Pay transparency and its effect on the gender pay gap

Morten Bennedsen, Elena Simintzi, Margarita Tsoutsoura, Daniel Wolfenzon 07 May 2020



Despite two-thirds of OECD countries having introduced policies on pay equality, men are still being paid more than women (Blau and Kahn 2017). Governments have been seeking to address this by increasing their focus on pay transparency. Unfortunately, evidence of transparency’s effects on gender pay disparities and firm outcomes has, to date, been limited.

In our recent paper (Bennedsen et al. 2020), we conduct the first empirical study on the impact of mandated gender pay gap disclosure, using evidence from Denmark. We examine whether such legislation would successfully incentivise firms to respond by adjusting their compensation policies and, if so, by what margins.

Mandatory transparency legislation reduced gender pay disparity primarily by slowing down the growth of male wages. Results from a difference-in-differences analysis and a difference-in-discontinuities analysis show that the gender pay gap declined by approximately two percentage points, or 13% relative to the pre-legislation pay gap.

We also find that the legislation affects other labour-market outcomes for female employees. After enforcing transparency of gender pay discrepancies, more female employees join treated firms, supporting the argument that firms are more willing to hire female employees or that women are more likely to seek employment in firms where gender pay transparency improves. We also find an increase in the number of promotions of female employees.

How does the gender pay gap close?

We examine the wage statistics of firms prior to and following the introduction of Denmark’s 2006 Act on Gender Specific Pay Statistics, which requires companies with more than 35 employees to report gender pay gaps. In our difference-in-differences analysis, we focus on companies with 35–50 employees and compare their pay data with identical information from a control group of firms with 25–34 employees – firms that are of a similar size but are not required to release gender-segregated wage data.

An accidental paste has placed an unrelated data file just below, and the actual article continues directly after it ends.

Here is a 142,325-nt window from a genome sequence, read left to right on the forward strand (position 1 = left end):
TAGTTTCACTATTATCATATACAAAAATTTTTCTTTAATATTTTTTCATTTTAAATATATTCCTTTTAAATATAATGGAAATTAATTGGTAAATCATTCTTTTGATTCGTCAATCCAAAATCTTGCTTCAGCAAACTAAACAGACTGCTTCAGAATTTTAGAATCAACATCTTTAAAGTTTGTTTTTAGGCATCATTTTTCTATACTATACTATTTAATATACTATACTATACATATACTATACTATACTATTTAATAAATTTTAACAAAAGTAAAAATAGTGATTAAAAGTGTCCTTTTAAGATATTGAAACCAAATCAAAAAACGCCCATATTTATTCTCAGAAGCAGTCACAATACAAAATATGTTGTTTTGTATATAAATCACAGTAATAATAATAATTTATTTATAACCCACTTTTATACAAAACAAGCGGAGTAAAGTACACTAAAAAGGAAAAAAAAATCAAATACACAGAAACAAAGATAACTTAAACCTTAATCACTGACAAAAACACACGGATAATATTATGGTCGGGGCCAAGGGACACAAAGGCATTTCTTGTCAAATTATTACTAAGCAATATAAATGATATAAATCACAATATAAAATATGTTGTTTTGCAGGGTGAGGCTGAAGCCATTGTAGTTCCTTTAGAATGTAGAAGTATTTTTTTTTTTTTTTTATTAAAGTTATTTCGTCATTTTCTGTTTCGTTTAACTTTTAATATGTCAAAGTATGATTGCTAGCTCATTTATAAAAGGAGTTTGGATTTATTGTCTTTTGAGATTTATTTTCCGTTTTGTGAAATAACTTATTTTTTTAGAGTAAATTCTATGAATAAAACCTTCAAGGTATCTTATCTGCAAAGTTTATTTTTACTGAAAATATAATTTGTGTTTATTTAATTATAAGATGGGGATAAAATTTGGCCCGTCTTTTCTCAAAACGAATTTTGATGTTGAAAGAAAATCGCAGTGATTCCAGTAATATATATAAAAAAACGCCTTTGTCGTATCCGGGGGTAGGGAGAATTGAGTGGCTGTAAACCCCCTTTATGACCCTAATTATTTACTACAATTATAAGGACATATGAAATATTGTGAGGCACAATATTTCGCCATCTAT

We find that between 2003 and 2008, the gender pay gap shrunk by 13% relative to the pre-legislation mean. Although all employees’ wages increase during this period, the wages of male employees working in firms affected by the legislation increase significantly less than those in the control group. Figure 1 shows no difference in the wages of male employees in treated versus control firms prior to the legislation, whereas the difference is negative after the law is introduced. We also find no significant difference in female employees’ wage dynamics between the treatment and the control group (Figure 2).

Figure 1 Dynamics of male employee wages

Notes: The plot shows difference-in-differences year-by-year coefficient estimates for male employees’ wages. Year 2005 is omitted. The vertical lines represent 95% confidence intervals.

Figure 2 Dynamics of female employee wages

Notes: The plot shows difference-in-differences year-by-year coefficient estimates for female employees’ wages. Year 2005 is omitted. The vertical lines represent 95% confidence intervals.

The results are robust to an alternative empirical strategy where we take the difference between the pre-treatment and post-treatment discontinuity at 35 employees. As such, the difference-in-discontinuities allows us to difference out the effect of any potential pre-existing discontinuity at 35 employees.